The almost three-month-long struggle of the people of Hong Kong has become the biggest crisis that Xi Jinping has faced since he took office. Since the beginning of the year, the highest authorities in Beijing have been aware that China's overall situation is far from favorable, as a multitude of conflicts that have accumulated over the years are pressing toward the critical point of a full-blown eruption. In light of this, the authorities have proposed to take strict precautions to closely guard against "gray rhinos" and "black swans." However, the focus of this concern has been mainly on domestic issues, specifically the potential of economic deterioration intensifying social conflicts. But as it turns out, even the most careful calculation is vulnerable to a sudden twist of events. With Hong Kong emerging as the biggest black swan of the year, the authorities are caught off guard.
When Xi Jinping first came to power, I analyzed the challenges he faced and the possible outcomes. I pointed out that Xi, who took over a regime at a perilous time, has neither the luck of Jiang Zemin to rule thirteen years in peace nor the opportunity of Hu Jintao to pass the problems down to the next administration. It is inevitable that, during his rule, China will see large-scale street protests that will force him to make impossible choices: if he can suppress the unrest by military force while surviving international sanctions, he will become Deng Xiaoping No. 2 and save the Communist Party of China once again; but if the military refuses to obey and turns against him, he will become Ceausescu No. 2, disgraced and may even be sent to the guillotine.
This is precisely the predicament Xi is facing now. To make the matter even thornier, Hong Kong is not a mainland city, but an international financial center, a goose that lays golden eggs. If the government were to unleash a killing spree in Hong Kong in the same vein as the June Fourth crackdown in 1989, the action would unquestionably clash with the entire international community and incur sanctions, forfeiting the main channel through which to acquire foreign exchange. This would worsen the already troubled economy, particularly in the midst of China's escalating trade war with the United States. But if Beijing were to let the Hong Kong unrest continue in the lead up to the 70th anniversary of the founding of the People’s Republic of China, it would not only mar the celebration, but also risk funneling the information of Hong Kongers' struggle into the mainland. This would, in turn, exacerbate simmering grievances on the mainland and trigger a massive revolt. The two equally formidable evils make it impossible to find a win-win way to dissolve the situation—to cut the Gordian knot.
In desperation, Beijing is going with the two-pronged tactic of propaganda and intimidation by force. Specifically, it has resorted to bluffing, threatening, smearing, and framing suspects, pitting mainlanders against Hong Kongers. It has even used various dirty tricks such as directing Hong Kong police disguised as protesters to throw petrol bombs, and it has sent mobs to assault innocent citizens. The central government is stopping at nothing in its attempt to neutralize the situation without direct military intervention. In response, the people of Hong Kong are fearless and have been adapting to the ever-changing tactics by creating new models of resistance. With their hi-tech savvy and ingenuity, protesters have waged a battle of wits and bravery against the Hong Kong authorities both in the streets and online. Beleaguered and struggling to cope, the local government now finds itself stuck between a rock and a hard place. This is why Hong Kong's anti-extradition bill protest has dragged on.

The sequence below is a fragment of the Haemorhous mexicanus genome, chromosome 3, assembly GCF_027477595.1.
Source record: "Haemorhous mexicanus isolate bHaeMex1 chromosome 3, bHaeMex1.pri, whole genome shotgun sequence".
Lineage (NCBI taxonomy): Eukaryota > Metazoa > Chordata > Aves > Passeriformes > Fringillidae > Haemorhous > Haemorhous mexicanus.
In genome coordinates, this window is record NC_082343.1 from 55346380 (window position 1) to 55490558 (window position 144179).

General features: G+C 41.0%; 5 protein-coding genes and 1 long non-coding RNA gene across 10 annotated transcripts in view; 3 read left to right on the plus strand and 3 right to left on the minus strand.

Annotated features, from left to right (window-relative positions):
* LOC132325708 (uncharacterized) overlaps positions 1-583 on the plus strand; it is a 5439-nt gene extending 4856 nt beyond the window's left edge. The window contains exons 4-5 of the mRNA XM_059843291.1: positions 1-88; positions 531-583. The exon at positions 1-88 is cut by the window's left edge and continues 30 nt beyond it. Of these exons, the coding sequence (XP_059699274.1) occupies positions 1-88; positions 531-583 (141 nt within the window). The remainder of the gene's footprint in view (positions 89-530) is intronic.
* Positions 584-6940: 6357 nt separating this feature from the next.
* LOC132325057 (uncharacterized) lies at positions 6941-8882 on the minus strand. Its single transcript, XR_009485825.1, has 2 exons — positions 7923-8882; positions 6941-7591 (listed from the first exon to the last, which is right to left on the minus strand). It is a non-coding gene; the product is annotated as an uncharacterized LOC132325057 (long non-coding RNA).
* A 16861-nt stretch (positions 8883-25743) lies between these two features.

It has recently been reported online that Xi Jinping wants Hong Kong’s Chief Executive, Carrie Lam, to take the blame by saying, "Whoever starts the trouble should end it." But the puppet on stage is refusing to take the blame, as is revealed by the leaked audio recording of Lam’s speech last week: that the matter is not up to her. In fact, Xi is the originator and ultimate decision-maker of what triggered the Hong Kong unrest. A few years ago, the cross-border seizure of Hong Kong booksellers by mainland authorities that shocked the international community was triggered by Xi’s anger that the Hong Kong Causeway Bay Books was planning to publish a book called Xi Jinping and His Lovers. The Hong Kong SAR government’s introduction of the extradition bill was a way for it to ingratiate itself to Beijing—using Poon Hiu-wing's murder case as a pretext in an attempt to remove legal obstacles and facilitate China's future capture of any person from the city “legitimately.” But the move crossed the bottom line of the Hong Kong people. Everyone—from ordinary citizens to intellectuals, in all walks of life, including members of the elite from the mainland—saw the danger. As a result, the suppressed anger over the years has erupted uncontrollably.
While Xi Jinping is cold-blooded and imperious, he is not stupid. He knows that once the slaughter in Hong Kong begins, the domino effect cannot be contained. And he would live in eternal infamy, along with Deng Xiaoping and Li Peng. So, he would only risk this as a last resort. On the other hand, Xi is the CPC’s helmsman and, in his own words, "safeguarding the CPC legacy" is his bottom line. Based on the logic of the CPC leadership of “one step back will lead to two steps back and, ultimately, a total collapse,” Xi will therefore never make any substantive concessions to the five demands of the Hong Kong people.